When we allowed a Steampunk ‘intervention’ into Flamsteed House and the Time and Longitude Gallery at the Royal Observatory Greenwich last year, in the exhibition Longitude Punk’d, reactions were varied. Many were really positive about bringing some imagination and artistry in to explore the themes, objects and spaces and we undoubtedly attracted at least a few visitors who might not otherwise have gone.
There were, however, more than a few staff and visitors who were annoyed that we were mixing fact and fiction and taking away the authoritative voice of the Museum. How would people learn anything? How would they know what was real history and which were the real objects? Either proving or entirely dismissing their point, most visitors, particularly tourists there for a photograph on the prime meridian, probably didn’t even realise that they were not seeing a straight forward exhibition.
What those who worried about ‘reality’ perhaps don’t fully appreciate is the extent to which fictions and fakes are always a part of museum displays. It is the joy of something like this exhibition – or the really wonderful Stranger than Fiction exhibition at the Science Museum – that they force you to think harder about what we’re presented with and how we too blindly trust the authority and ‘reality’ of certain modes of presentation.
For me, this photograph I took in the Royal Observatory’s Octagon Room during Longitude Punk’d nicely brings out some of what I mean.
While, even for the non-too eagle-eyed, it is clear that the dress in the centre, created for Longitude Punk’d, is not 18th century, for most visitors it might appear that this is a modern piece, with historical nods, simply dropped into a 17th-century space. It is a fiction dropped into history. But things are not what they seem.
Firstly, of course, we can note the museological trappings that make this space very different to the one that John Flamsteed knew. There are barriers, electric lights and museum labels, also a smooth, light wood floor. But what of those paintings? The instruments? The clocks and panelling?
A right old mix-up is the answer. Artfully arranged to evoke the 1676 engraving of the room by Francis Place:
What we have is a mixture of ‘original’ pieces, later historic objects, 20th-century replicas and 21st-century recreations. The room, much altered over the years, has been completely recreated. The engraving doesn’t give us much information on the nature of the panelling, but restoration work on the rooms downstairs suggested that a fake wood effect had – at least there – been an early wall treatment. Thus an original ‘fake’ effect has been ‘authentically’ recreated, possibly in the wrong space.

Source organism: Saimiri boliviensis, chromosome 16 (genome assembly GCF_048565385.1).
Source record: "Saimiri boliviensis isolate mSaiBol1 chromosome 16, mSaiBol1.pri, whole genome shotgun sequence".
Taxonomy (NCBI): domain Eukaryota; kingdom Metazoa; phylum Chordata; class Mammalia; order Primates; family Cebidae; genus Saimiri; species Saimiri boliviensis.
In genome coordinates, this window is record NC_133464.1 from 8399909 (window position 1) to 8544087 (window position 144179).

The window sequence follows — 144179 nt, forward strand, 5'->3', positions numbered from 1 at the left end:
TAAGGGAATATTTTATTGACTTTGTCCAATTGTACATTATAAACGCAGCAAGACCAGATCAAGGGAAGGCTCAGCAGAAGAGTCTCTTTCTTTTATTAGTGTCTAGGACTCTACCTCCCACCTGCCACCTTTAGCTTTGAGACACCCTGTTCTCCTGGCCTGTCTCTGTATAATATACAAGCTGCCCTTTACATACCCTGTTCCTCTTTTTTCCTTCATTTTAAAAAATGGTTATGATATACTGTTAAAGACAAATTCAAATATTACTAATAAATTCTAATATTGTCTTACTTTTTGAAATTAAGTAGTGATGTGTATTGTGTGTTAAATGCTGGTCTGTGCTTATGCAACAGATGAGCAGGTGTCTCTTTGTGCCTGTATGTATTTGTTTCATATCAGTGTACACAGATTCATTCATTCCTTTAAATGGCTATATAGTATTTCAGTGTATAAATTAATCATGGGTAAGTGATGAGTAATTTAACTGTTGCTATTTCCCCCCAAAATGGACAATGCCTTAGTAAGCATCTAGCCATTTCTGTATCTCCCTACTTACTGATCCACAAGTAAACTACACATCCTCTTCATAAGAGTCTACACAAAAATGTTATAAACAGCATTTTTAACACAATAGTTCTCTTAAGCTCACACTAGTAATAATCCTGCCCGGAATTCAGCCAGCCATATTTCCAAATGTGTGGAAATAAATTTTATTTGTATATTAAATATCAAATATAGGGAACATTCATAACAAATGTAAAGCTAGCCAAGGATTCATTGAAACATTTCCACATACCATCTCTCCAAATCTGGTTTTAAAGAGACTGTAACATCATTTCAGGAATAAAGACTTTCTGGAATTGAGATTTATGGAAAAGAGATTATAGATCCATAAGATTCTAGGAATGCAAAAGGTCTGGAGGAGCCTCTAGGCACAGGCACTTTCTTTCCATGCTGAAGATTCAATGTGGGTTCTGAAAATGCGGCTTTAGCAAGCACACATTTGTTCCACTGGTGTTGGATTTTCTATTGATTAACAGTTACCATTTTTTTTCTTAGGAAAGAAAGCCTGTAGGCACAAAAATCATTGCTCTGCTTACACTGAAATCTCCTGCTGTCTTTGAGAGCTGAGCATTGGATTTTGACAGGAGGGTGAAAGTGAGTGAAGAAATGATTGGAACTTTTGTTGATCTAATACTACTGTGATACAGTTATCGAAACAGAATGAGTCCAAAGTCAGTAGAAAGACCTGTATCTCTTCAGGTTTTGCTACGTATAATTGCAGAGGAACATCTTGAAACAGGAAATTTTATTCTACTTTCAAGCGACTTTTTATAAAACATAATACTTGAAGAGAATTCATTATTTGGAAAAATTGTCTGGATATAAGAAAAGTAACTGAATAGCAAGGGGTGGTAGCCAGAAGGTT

The astronomical quadrant, on the left, is a ‘real’ historic object, but some 75 years too late for this set-up. The telescope on the right (out of sight in my picture, but recreating the one in the engraving) is pure prop, without lenses. It used to offer those who bothered to take a look a view of a faded slide of Pluto (the cartoon dog). Now, after much effort of the sort that only those acquainted with the pace of change in large museums will appreciate, it has a picture of Saturn (the planet), fuzzed and chromatically distorted to give some sort of idea of what it was like looking through an early telescope. Obviously Saturn ain’t really visible, through the windows, in the daylight.
What of the paintings? Well, the rather splendid portrait of Charles II (left) is from 1670. I assume (correct me if I’m wrong – annoyingly the catalogue entry doesn’t give the provenance) that this has stayed at Greenwich, if not this room, throughout the centuries – it is certainly similar to the one in the engraving. However, for the purposes of this post we should note that it is nevertheless “thought to be a copy of a Lely”.
The engraving also shows us a painting of the Duke of York, later James II, who had been, perhaps significantly, Lord High Admiral until 1673. However, the one that is currently there is in fact a commissioned replica from 1984. I have no idea what happened to the (copy?) Lely of James that was originally there. Did Charles survive and not James because of an anti-Catholic Astronomer Royal (nearly all of them, I reckon, before the 20th century)? Answers below, please.
The clocks, originally by Thomas Tompion, are perhaps the most complex story of all. Again, what’s in the two images appears to match but that’s about where it stops. Famously, after Flamsteed’s death his wife Margaret sold off the books and instruments at the Observatory, fairly seeing them as private property since they had either been bought by or gifted to Flamsteed. The clocks, therefore, left the observatory.
Today, one of the clocks is back, but on the other side of the room. That is because it was altered and its original 13-foot pendulum changed so that it could be turned into a longcase clock. The clock, with the original dial fitted into an 18th-century wooden case and its mechanism on display in a late 20th-century glass case, is a completely different beast. Next to it is a (wonderful) interloper: a Tompion longcase, which only moved to the Observatory in 2010.
What you can see in the top picture is two replica dials (although the one on the far right is a replica of a sideral clock that, although it was included in the Place drawing, seems never to have actually been installed at the Observatory: a replica of a fiction, therefore) and a reconstruction. The reconstruction, a “tribute” to Tompion by a horology student at West Dean College, has a transparent dial so that the extraordinary pendulum, with a backwards-and-forwards rather than side-to-side motion, can be admired. Excitingly, though, for seekers of ‘reality’, the clock’s positioning was “made possible as many of the original holes for the mount fittings are still visible.”
There we have it. The most original thing in the room are some holes behind the skirting.